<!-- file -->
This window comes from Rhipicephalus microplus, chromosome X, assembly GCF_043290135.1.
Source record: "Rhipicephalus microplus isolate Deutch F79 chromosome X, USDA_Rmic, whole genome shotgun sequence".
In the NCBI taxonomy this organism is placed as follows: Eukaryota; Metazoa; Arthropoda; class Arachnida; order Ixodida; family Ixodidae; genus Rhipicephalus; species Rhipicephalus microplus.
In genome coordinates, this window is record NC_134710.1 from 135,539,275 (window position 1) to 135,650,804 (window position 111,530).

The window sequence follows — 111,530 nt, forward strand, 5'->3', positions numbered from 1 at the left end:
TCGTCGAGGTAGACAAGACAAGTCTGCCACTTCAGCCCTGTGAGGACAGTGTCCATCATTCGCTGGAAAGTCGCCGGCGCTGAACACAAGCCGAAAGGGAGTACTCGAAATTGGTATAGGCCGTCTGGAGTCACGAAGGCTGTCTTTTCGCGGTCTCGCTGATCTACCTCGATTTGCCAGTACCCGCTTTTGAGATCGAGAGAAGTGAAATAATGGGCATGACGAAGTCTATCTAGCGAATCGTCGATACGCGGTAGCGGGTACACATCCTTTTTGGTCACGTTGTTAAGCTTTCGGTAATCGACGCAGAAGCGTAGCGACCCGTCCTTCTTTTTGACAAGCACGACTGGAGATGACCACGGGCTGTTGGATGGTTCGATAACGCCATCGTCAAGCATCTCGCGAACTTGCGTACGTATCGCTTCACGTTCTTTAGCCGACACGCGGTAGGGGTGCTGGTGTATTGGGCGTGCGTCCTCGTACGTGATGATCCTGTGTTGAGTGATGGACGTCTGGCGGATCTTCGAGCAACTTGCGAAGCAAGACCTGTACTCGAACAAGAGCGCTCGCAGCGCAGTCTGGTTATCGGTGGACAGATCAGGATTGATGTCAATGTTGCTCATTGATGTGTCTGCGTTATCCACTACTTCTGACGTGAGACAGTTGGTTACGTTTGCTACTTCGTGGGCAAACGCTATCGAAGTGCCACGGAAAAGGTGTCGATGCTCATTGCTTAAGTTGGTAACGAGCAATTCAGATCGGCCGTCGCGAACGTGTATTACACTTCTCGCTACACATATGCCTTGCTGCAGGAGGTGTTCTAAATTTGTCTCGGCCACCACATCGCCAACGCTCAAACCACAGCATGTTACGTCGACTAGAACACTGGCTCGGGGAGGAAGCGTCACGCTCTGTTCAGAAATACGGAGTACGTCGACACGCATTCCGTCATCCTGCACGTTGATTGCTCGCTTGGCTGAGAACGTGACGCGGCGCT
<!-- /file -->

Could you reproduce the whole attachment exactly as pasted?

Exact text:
This window comes from Rhipicephalus microplus, chromosome X, assembly GCF_043290135.1.
Source record: "Rhipicephalus microplus isolate Deutch F79 chromosome X, USDA_Rmic, whole genome shotgun sequence".
In the NCBI taxonomy this organism is placed as follows: Eukaryota; Metazoa; Arthropoda; class Arachnida; order Ixodida; family Ixodidae; genus Rhipicephalus; species Rhipicephalus microplus.
In genome coordinates, this window is record NC_134710.1 from 135,539,275 (window position 1) to 135,650,804 (window position 111,530).

The window sequence follows — 111,530 nt, forward strand, 5'->3', positions numbered from 1 at the left end:
TCGTCGAGGTAGACAAGACAAGTCTGCCACTTCAGCCCTGTGAGGACAGTGTCCATCATTCGCTGGAAAGTCGCCGGCGCTGAACACAAGCCGAAAGGGAGTACTCGAAATTGGTATAGGCCGTCTGGAGTCACGAAGGCTGTCTTTTCGCGGTCTCGCTGATCTACCTCGATTTGCCAGTACCCGCTTTTGAGATCGAGAGAAGTGAAATAATGGGCATGACGAAGTCTATCTAGCGAATCGTCGATACGCGGTAGCGGGTACACATCCTTTTTGGTCACGTTGTTAAGCTTTCGGTAATCGACGCAGAAGCGTAGCGACCCGTCCTTCTTTTTGACAAGCACGACTGGAGATGACCACGGGCTGTTGGATGGTTCGATAACGCCATCGTCAAGCATCTCGCGAACTTGCGTACGTATCGCTTCACGTTCTTTAGCCGACACGCGGTAGGGGTGCTGGTGTATTGGGCGTGCGTCCTCGTACGTGATGATCCTGTGTTGAGTGATGGACGTCTGGCGGATCTTCGAGCAACTTGCGAAGCAAGACCTGTACTCGAACAAGAGCGCTCGCAGCGCAGTCTGGTTATCGGTGGACAGATCAGGATTGATGTCAATGTTGCTCATTGATGTGTCTGCGTTATCCACTACTTCTGACGTGAGACAGTTGGTTACGTTTGCTACTTCGTGGGCAAACGCTATCGAAGTGCCACGGAAAAGGTGTCGATGCTCATTGCTTAAGTTGGTAACGAGCAATTCAGATCGGCCGTCGCGAACGTGTATTACACTTCTCGCTACACATATGCCTTGCTGCAGGAGGTGTTCTAAATTTGTCTCGGCCACCACATCGCCAACGCTCAAACCACAGCATGTTACGTCGACTAGAACACTGGCTCGGGGAGGAAGCGTCACGCTCTGTTCAGAAATACGGAGTACGTCGACACGCATTCCGTCATCCTGCACGTTGATTGCTCGCTTGGCTGAGAACGTGACGCGGCGCT